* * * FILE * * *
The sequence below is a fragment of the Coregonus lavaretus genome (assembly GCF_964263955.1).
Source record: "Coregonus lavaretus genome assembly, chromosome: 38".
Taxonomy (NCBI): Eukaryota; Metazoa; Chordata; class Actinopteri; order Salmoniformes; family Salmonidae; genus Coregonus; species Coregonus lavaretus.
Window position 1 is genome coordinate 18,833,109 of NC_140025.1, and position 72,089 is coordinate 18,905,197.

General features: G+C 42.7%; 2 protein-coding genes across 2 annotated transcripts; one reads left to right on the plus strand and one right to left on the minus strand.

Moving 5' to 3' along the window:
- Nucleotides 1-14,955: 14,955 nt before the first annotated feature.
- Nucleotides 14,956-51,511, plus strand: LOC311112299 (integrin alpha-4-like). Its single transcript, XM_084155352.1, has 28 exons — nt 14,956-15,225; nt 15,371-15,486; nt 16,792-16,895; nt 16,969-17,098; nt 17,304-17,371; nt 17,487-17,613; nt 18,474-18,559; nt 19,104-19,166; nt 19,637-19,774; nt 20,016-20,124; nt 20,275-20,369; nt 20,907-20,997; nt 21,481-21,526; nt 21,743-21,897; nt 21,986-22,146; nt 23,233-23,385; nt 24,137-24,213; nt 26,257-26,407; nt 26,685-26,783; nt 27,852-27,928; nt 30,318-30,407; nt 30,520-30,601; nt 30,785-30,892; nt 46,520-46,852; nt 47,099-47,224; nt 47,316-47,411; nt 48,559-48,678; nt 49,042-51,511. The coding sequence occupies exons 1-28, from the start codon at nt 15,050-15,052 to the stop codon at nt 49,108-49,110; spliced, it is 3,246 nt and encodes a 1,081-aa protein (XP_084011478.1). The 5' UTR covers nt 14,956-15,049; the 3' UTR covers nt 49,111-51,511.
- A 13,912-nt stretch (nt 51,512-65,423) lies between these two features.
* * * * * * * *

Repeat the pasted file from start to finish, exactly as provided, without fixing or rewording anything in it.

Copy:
The sequence below is a fragment of the Coregonus lavaretus genome (assembly GCF_964263955.1).
Source record: "Coregonus lavaretus genome assembly, chromosome: 38".
Taxonomy (NCBI): Eukaryota; Metazoa; Chordata; class Actinopteri; order Salmoniformes; family Salmonidae; genus Coregonus; species Coregonus lavaretus.
Window position 1 is genome coordinate 18,833,109 of NC_140025.1, and position 72,089 is coordinate 18,905,197.

General features: G+C 42.7%; 2 protein-coding genes across 2 annotated transcripts; one reads left to right on the plus strand and one right to left on the minus strand.

Moving 5' to 3' along the window:
- Nucleotides 1-14,955: 14,955 nt before the first annotated feature.
- Nucleotides 14,956-51,511, plus strand: LOC311112299 (integrin alpha-4-like). Its single transcript, XM_084155352.1, has 28 exons — nt 14,956-15,225; nt 15,371-15,486; nt 16,792-16,895; nt 16,969-17,098; nt 17,304-17,371; nt 17,487-17,613; nt 18,474-18,559; nt 19,104-19,166; nt 19,637-19,774; nt 20,016-20,124; nt 20,275-20,369; nt 20,907-20,997; nt 21,481-21,526; nt 21,743-21,897; nt 21,986-22,146; nt 23,233-23,385; nt 24,137-24,213; nt 26,257-26,407; nt 26,685-26,783; nt 27,852-27,928; nt 30,318-30,407; nt 30,520-30,601; nt 30,785-30,892; nt 46,520-46,852; nt 47,099-47,224; nt 47,316-47,411; nt 48,559-48,678; nt 49,042-51,511. The coding sequence occupies exons 1-28, from the start codon at nt 15,050-15,052 to the stop codon at nt 49,108-49,110; spliced, it is 3,246 nt and encodes a 1,081-aa protein (XP_084011478.1). The 5' UTR covers nt 14,956-15,049; the 3' UTR covers nt 49,111-51,511.
- A 13,912-nt stretch (nt 51,512-65,423) lies between these two features.